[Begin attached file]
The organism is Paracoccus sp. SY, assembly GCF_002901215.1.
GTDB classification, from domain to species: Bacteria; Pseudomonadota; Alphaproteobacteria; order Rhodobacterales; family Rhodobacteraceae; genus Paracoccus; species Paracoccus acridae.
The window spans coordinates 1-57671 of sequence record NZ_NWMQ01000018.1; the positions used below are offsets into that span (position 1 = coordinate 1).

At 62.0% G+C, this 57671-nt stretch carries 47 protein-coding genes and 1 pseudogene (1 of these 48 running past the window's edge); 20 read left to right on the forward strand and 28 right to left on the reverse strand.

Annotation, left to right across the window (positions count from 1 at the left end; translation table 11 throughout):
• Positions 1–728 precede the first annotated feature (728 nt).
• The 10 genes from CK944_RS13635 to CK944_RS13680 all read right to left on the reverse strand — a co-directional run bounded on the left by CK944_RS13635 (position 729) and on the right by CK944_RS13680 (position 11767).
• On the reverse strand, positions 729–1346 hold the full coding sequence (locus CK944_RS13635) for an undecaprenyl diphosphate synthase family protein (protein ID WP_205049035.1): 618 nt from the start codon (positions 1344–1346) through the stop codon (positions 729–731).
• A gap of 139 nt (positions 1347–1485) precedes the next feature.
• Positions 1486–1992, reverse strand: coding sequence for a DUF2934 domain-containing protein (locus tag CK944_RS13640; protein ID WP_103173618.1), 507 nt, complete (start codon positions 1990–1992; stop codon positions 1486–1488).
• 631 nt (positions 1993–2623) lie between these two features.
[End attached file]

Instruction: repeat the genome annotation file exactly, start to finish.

The organism is Paracoccus sp. SY, assembly GCF_002901215.1.
GTDB classification, from domain to species: Bacteria; Pseudomonadota; Alphaproteobacteria; order Rhodobacterales; family Rhodobacteraceae; genus Paracoccus; species Paracoccus acridae.
The window spans coordinates 1-57671 of sequence record NZ_NWMQ01000018.1; the positions used below are offsets into that span (position 1 = coordinate 1).

At 62.0% G+C, this 57671-nt stretch carries 47 protein-coding genes and 1 pseudogene (1 of these 48 running past the window's edge); 20 read left to right on the forward strand and 28 right to left on the reverse strand.

Annotation, left to right across the window (positions count from 1 at the left end; translation table 11 throughout):
• Positions 1–728 precede the first annotated feature (728 nt).
• The 10 genes from CK944_RS13635 to CK944_RS13680 all read right to left on the reverse strand — a co-directional run bounded on the left by CK944_RS13635 (position 729) and on the right by CK944_RS13680 (position 11767).
• On the reverse strand, positions 729–1346 hold the full coding sequence (locus CK944_RS13635) for an undecaprenyl diphosphate synthase family protein (protein ID WP_205049035.1): 618 nt from the start codon (positions 1344–1346) through the stop codon (positions 729–731).
• A gap of 139 nt (positions 1347–1485) precedes the next feature.
• Positions 1486–1992, reverse strand: coding sequence for a DUF2934 domain-containing protein (locus tag CK944_RS13640; protein ID WP_103173618.1), 507 nt, complete (start codon positions 1990–1992; stop codon positions 1486–1488).
• 631 nt (positions 1993–2623) lie between these two features.